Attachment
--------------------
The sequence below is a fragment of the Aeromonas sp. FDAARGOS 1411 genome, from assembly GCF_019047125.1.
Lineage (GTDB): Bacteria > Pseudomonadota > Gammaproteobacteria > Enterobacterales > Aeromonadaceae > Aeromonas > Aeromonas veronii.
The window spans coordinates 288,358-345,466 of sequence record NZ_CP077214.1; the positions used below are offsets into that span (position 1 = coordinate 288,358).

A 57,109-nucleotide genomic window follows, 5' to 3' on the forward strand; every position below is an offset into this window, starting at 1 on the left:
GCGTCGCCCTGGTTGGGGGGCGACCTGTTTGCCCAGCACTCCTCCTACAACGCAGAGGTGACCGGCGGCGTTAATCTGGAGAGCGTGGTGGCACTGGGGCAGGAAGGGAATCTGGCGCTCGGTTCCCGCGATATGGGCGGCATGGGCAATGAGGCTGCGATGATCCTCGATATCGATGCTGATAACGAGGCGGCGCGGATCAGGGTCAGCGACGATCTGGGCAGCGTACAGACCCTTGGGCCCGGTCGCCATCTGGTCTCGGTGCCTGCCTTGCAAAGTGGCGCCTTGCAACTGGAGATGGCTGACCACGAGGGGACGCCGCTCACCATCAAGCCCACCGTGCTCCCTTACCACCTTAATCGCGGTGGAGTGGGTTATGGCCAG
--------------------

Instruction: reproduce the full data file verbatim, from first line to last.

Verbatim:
The sequence below is a fragment of the Aeromonas sp. FDAARGOS 1411 genome, from assembly GCF_019047125.1.
Lineage (GTDB): Bacteria > Pseudomonadota > Gammaproteobacteria > Enterobacterales > Aeromonadaceae > Aeromonas > Aeromonas veronii.
The window spans coordinates 288,358-345,466 of sequence record NZ_CP077214.1; the positions used below are offsets into that span (position 1 = coordinate 288,358).

A 57,109-nucleotide genomic window follows, 5' to 3' on the forward strand; every position below is an offset into this window, starting at 1 on the left:
GCGTCGCCCTGGTTGGGGGGCGACCTGTTTGCCCAGCACTCCTCCTACAACGCAGAGGTGACCGGCGGCGTTAATCTGGAGAGCGTGGTGGCACTGGGGCAGGAAGGGAATCTGGCGCTCGGTTCCCGCGATATGGGCGGCATGGGCAATGAGGCTGCGATGATCCTCGATATCGATGCTGATAACGAGGCGGCGCGGATCAGGGTCAGCGACGATCTGGGCAGCGTACAGACCCTTGGGCCCGGTCGCCATCTGGTCTCGGTGCCTGCCTTGCAAAGTGGCGCCTTGCAACTGGAGATGGCTGACCACGAGGGGACGCCGCTCACCATCAAGCCCACCGTGCTCCCTTACCACCTTAATCGCGGTGGAGTGGGTTATGGCCAG